"We certainly welcome the Commission's contribution to the current debate, though democratic control is only one aspect of the wider issue of ensuring the most effective and accountable working of Europol. However, this has to be set against more immediate priorities. Our main priority is to ensure that Europol is able to work effectively in support of the EU's efforts against serious and organised crime. This would also include ensuring that Europol is able to participate in Joint Investigation Teams, in a support capacity. Agreement has been reached on the need for a simplified procedure for the amendment of the Convention so that for example Europol and Eurojust can keep in step. A study is currently taking place on the most appropriate way of simplifying the procedure, by identifying which of the Articles to the Convention should be transferred to a Council Decision, and which should remain in the Convention. The exercise does not currently include plans to amend Articles, or to add new ones. To do so would result in considerable delay to what is regarded as one of the main priorities for Europol.

    "As Europol is currently funded by contributions from Member States, the European Parliament does not have the role which it might if Europol were to be funded from the Community budget. It is for the Management Board as the representatives of the Member States to maintain a close overview of Europol's activities."

  8.8  The Minister then lists the recommendations, and gives us the Government's view of each:

    "i.  That a formal mechanism be established for information exchange and co-ordination between national Parliaments and the European Parliament. ... This would be taken forward through the creation of a joint committee, of members of national and the European Parliament committees responsible for police matters, which would meet twice a year to exchange information and experience and to discuss Europol matters. It would maintain close contact with Europol through a smaller body of members nominated by the joint committee, and reporting to it.

    "Improved communication between national and the European Parliaments is not to be discouraged. We would need to consider whether changes to the Europol Convention could assist with this.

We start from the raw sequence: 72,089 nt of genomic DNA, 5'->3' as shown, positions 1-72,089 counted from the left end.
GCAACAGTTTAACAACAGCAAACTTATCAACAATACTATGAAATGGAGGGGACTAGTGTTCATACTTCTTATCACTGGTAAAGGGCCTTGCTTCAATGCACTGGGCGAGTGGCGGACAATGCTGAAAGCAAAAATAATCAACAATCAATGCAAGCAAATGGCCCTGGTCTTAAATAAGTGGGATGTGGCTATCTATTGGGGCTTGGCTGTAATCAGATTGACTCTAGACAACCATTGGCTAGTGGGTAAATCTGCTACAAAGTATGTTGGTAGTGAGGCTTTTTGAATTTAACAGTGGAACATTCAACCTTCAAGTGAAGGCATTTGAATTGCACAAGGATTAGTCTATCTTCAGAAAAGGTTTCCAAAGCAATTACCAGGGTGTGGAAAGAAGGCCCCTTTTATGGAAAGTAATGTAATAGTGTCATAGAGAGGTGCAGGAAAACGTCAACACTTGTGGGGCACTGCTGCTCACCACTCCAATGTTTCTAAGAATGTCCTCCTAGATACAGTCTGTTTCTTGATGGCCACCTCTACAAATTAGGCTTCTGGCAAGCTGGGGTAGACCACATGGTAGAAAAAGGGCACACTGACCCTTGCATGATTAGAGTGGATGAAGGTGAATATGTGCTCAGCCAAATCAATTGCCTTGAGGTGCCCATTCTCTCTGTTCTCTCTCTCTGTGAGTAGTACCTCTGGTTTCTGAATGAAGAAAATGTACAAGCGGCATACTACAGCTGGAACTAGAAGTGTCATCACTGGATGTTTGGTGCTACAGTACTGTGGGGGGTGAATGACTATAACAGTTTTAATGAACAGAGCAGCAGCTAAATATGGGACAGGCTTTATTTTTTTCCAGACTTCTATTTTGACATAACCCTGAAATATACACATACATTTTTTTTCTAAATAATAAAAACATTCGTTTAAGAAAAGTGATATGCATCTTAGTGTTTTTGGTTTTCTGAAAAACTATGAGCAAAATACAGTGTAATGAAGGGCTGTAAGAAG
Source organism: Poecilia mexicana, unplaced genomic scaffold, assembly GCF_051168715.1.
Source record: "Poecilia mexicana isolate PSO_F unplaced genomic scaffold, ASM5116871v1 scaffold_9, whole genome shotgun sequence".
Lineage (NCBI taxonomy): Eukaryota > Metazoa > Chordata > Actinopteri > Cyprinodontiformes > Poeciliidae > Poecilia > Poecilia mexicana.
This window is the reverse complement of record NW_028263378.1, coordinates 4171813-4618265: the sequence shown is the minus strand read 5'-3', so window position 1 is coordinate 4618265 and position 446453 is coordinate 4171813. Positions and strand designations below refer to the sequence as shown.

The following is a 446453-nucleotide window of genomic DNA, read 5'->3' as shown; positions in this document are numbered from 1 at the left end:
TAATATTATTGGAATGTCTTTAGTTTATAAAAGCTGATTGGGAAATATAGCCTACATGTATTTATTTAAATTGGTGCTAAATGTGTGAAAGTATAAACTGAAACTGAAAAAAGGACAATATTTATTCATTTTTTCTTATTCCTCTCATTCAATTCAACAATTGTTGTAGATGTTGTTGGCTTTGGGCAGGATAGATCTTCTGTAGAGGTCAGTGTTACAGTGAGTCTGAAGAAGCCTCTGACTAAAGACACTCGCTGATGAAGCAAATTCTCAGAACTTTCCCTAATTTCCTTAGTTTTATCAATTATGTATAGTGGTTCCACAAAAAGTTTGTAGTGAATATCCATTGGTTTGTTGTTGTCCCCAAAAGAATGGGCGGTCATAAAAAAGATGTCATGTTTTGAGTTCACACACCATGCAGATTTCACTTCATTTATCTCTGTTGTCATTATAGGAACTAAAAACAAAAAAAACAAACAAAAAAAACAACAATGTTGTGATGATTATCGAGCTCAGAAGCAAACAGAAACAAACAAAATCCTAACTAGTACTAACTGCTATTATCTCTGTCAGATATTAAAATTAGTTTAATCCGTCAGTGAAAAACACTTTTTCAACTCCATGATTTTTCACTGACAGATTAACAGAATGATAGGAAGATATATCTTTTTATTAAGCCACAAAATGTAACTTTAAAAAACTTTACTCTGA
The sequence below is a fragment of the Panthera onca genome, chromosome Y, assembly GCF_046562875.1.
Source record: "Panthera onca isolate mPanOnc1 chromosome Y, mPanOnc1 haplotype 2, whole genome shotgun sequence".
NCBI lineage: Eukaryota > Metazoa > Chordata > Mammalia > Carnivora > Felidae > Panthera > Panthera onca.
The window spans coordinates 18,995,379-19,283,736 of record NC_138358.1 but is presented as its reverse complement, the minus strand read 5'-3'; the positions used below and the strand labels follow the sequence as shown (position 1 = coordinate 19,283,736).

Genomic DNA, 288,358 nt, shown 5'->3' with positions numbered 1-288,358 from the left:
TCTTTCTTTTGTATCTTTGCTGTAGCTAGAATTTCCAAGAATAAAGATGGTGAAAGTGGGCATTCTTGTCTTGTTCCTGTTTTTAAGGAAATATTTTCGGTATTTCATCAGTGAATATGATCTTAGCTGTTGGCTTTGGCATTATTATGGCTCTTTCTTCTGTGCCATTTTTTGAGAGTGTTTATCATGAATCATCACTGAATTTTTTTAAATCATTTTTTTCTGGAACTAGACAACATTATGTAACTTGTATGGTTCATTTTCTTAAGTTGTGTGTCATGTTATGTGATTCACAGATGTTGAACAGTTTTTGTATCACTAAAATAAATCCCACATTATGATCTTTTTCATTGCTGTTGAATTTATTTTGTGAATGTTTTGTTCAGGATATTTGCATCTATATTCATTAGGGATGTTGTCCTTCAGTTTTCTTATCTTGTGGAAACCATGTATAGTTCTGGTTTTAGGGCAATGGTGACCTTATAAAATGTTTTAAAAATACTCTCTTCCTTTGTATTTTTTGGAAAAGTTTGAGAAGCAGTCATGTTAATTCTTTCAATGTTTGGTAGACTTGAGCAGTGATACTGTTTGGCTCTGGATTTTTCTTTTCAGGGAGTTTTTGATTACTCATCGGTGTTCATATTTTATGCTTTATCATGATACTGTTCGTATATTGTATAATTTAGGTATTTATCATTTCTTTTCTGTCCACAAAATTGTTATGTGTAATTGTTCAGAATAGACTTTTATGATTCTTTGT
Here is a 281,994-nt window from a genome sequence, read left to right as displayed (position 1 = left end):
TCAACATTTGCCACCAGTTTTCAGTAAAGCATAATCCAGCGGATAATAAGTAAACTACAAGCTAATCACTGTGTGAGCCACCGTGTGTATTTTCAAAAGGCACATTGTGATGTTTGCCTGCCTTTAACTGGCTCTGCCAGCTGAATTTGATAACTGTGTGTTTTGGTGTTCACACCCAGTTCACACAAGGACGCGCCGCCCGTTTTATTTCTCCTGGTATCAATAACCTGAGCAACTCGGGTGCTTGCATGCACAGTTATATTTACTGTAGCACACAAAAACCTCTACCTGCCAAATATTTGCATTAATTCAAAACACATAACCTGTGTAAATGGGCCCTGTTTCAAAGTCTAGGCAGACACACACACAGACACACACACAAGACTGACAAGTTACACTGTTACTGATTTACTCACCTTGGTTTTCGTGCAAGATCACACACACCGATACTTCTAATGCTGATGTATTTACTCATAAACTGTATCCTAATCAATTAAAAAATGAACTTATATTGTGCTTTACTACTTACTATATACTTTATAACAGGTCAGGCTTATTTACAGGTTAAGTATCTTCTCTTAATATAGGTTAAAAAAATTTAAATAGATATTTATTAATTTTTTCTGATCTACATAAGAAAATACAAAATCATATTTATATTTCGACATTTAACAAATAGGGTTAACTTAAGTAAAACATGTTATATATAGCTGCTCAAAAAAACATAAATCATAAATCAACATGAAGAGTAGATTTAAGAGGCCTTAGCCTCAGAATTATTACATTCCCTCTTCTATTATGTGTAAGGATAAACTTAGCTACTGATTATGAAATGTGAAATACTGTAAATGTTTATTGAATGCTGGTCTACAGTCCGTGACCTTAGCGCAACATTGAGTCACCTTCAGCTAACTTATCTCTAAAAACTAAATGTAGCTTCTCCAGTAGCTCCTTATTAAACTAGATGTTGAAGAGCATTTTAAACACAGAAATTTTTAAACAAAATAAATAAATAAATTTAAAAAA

"ii.  Amend Article 34 of the Europol Convention, so that a single Annual Report on Europol's activities can be presented for information to both the European Parliament and to the Council.

    "Article 34 of the Europol Convention provides only for a special report to be forwarded to the European Parliament. An Annual Report is presented to the Council, and is tabled for scrutiny by our own parliamentary committees. Presenting the Annual Report to the European Parliament would remove the need for Europol to produce different reports for different audiences.

    "iii.  Amend Article 34 of the Europol Convention, so as to give the European Parliament the formal right to request an exchange of views on the Europol annual report with the Presidency.

    "Consideration is already being given to providing for the Europol Director to appear before the European Parliament annually, on an informal basis, principally to answer questions on the annual report. There would not necessarily be a need to go further than this.

    "iv.  Amend Article 34 of the Europol Convention, so as to give the European Parliament the formal right to request the Europol Director to appear before the competent Committee.

    "Informal agreement to the appearance of the Director before the Parliament is a measure to which we would accede. This annual appearance though would be for the Director to provide information, and should not be seen as recognising his accountability to the Parliament.